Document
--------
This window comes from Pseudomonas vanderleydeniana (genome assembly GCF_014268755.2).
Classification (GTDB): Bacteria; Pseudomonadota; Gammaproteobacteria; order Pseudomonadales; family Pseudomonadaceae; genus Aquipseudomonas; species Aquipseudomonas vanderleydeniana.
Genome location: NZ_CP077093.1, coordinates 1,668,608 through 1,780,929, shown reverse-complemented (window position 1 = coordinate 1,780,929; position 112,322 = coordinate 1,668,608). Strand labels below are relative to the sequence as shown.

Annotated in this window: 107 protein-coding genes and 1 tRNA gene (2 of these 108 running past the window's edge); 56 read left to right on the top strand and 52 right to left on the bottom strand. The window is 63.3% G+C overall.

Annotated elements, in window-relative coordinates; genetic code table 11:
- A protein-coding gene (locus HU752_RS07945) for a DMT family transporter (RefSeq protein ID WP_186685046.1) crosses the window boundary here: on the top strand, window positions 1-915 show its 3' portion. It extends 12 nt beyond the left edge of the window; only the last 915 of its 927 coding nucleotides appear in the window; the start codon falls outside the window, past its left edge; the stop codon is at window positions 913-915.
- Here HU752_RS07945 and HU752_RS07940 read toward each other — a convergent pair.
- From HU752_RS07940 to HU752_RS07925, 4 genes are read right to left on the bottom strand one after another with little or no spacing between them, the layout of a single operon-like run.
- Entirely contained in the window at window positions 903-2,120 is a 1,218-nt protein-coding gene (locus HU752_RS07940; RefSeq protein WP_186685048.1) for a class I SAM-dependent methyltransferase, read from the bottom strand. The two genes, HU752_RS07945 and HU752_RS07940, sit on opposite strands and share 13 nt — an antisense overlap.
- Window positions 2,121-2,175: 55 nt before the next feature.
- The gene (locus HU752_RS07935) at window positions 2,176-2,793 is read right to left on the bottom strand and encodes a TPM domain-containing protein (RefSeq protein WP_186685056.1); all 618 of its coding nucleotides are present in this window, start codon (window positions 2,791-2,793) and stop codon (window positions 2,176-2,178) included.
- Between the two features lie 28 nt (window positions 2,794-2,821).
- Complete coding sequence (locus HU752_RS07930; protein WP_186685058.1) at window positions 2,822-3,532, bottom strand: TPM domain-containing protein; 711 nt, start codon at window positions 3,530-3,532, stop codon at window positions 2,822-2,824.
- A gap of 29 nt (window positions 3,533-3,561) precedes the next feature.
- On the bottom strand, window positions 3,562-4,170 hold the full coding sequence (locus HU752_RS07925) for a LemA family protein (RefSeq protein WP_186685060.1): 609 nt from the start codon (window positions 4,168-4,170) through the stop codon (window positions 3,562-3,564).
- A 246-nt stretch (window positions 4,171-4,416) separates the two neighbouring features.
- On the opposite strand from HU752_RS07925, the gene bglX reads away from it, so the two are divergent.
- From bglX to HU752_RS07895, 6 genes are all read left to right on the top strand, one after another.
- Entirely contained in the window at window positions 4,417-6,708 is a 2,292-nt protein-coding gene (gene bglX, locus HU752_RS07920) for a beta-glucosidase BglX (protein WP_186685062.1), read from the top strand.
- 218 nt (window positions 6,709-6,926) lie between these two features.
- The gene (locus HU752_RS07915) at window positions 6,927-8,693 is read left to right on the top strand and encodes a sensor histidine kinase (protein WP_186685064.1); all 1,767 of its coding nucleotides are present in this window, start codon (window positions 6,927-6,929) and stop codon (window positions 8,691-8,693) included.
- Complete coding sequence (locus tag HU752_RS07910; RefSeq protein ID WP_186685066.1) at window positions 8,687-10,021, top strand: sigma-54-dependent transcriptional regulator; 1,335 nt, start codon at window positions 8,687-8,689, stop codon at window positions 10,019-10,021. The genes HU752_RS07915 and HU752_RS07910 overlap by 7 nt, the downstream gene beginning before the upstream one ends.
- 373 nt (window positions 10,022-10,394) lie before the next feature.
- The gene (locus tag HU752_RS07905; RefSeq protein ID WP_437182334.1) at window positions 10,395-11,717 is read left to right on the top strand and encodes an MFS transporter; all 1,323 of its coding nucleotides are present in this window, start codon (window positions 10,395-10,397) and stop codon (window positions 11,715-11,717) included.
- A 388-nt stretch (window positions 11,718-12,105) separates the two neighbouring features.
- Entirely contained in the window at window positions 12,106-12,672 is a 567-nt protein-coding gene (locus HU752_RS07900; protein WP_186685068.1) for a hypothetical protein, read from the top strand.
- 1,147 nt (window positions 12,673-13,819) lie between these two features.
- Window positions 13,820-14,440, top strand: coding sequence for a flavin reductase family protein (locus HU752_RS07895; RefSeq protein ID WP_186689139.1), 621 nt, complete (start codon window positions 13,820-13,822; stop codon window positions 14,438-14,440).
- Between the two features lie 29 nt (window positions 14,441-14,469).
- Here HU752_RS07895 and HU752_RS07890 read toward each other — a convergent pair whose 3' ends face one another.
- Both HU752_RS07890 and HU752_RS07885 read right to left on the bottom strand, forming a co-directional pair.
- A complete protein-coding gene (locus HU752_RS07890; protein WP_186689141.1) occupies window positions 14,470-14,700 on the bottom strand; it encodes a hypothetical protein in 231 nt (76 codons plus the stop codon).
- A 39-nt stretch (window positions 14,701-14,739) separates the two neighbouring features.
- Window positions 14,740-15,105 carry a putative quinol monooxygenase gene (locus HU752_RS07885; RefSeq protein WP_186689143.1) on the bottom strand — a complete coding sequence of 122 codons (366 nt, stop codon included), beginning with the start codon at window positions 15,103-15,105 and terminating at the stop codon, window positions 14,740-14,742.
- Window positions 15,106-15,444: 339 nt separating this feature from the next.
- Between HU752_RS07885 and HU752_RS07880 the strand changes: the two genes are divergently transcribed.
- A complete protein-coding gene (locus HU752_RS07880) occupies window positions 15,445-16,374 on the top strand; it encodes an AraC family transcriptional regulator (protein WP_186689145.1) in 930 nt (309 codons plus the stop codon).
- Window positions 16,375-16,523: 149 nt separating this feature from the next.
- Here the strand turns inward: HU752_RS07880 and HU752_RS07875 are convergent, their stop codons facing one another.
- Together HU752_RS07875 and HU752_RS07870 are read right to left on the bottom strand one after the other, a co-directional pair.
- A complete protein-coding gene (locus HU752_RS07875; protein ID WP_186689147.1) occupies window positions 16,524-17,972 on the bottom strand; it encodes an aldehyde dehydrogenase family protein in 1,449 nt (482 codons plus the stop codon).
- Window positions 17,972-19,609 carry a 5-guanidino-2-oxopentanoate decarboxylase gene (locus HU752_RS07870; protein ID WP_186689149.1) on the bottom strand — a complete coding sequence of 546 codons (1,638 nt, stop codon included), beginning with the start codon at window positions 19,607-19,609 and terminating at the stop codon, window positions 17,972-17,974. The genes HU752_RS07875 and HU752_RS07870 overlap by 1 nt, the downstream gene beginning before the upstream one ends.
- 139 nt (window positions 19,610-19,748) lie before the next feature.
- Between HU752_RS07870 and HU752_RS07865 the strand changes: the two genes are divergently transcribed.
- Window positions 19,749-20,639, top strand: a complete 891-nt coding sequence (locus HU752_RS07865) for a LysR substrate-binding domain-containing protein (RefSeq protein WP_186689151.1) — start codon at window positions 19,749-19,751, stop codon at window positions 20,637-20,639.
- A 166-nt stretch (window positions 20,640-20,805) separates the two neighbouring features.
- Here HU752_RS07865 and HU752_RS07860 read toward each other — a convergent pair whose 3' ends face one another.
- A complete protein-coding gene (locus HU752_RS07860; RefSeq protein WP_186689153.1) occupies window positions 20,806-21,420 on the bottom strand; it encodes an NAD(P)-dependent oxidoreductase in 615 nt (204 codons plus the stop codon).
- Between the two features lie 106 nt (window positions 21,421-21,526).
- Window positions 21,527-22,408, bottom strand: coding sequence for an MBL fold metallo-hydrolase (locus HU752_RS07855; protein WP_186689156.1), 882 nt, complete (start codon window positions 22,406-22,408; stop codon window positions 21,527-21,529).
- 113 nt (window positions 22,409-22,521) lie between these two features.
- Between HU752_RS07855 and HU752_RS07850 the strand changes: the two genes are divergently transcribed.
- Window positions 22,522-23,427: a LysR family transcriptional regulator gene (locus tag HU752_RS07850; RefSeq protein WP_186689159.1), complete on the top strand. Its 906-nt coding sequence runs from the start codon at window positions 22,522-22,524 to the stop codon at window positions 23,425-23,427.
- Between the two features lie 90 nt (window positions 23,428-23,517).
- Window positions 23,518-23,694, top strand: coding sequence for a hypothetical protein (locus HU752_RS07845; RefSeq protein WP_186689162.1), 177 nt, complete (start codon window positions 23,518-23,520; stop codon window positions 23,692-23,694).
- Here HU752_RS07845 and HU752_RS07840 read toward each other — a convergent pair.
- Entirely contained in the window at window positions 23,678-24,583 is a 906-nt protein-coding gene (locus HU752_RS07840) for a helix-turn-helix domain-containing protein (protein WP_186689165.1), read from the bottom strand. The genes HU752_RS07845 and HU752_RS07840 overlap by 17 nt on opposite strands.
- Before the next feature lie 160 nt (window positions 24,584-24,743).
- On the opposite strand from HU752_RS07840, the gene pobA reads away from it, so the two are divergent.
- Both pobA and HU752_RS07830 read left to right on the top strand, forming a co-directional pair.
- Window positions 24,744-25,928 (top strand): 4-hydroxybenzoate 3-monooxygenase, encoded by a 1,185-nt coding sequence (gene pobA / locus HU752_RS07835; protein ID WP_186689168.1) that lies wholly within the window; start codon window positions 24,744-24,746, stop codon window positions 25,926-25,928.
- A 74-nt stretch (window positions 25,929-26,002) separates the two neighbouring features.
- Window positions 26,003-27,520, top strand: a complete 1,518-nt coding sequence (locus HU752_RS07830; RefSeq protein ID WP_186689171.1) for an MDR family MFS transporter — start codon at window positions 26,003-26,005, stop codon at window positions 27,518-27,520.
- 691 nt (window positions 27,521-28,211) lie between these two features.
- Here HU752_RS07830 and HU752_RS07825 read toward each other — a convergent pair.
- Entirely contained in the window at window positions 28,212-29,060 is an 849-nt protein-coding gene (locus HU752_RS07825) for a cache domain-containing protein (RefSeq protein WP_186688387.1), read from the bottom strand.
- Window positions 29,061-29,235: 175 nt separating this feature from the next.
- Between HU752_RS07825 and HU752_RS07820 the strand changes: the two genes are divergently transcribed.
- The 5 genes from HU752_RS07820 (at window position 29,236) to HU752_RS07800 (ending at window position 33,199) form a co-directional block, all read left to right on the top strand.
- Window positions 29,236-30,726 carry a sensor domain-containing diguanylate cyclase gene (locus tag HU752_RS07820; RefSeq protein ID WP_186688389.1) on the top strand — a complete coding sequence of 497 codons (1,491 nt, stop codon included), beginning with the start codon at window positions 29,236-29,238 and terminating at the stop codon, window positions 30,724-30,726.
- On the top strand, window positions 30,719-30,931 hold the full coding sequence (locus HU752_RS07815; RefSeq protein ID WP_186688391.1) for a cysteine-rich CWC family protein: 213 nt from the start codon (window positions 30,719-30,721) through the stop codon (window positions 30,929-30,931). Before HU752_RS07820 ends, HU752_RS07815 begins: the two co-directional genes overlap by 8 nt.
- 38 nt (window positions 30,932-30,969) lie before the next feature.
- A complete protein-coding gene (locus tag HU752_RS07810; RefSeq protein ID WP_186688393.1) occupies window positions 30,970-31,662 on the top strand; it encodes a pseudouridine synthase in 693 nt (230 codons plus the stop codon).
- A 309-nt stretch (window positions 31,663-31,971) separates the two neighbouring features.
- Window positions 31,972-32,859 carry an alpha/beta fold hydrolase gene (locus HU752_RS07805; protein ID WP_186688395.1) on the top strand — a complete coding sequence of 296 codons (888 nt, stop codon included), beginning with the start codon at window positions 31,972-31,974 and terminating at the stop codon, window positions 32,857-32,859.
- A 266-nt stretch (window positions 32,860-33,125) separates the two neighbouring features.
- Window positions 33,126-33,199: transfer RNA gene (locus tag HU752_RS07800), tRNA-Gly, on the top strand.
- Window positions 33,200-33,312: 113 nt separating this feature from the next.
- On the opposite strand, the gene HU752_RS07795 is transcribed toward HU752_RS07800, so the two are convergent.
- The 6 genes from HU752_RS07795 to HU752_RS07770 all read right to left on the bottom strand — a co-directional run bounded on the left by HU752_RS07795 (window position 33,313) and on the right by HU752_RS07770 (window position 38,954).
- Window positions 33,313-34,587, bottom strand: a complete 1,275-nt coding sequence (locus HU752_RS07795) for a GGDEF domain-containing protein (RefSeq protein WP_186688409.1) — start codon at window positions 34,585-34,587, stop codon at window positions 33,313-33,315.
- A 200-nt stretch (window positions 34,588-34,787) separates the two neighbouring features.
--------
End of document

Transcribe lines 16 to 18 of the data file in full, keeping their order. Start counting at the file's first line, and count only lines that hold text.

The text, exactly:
- A 246-nt stretch (window positions 4,171-4,416) separates the two neighbouring features.
- On the opposite strand from HU752_RS07925, the gene bglX reads away from it, so the two are divergent.
- From bglX to HU752_RS07895, 6 genes are all read left to right on the top strand, one after another.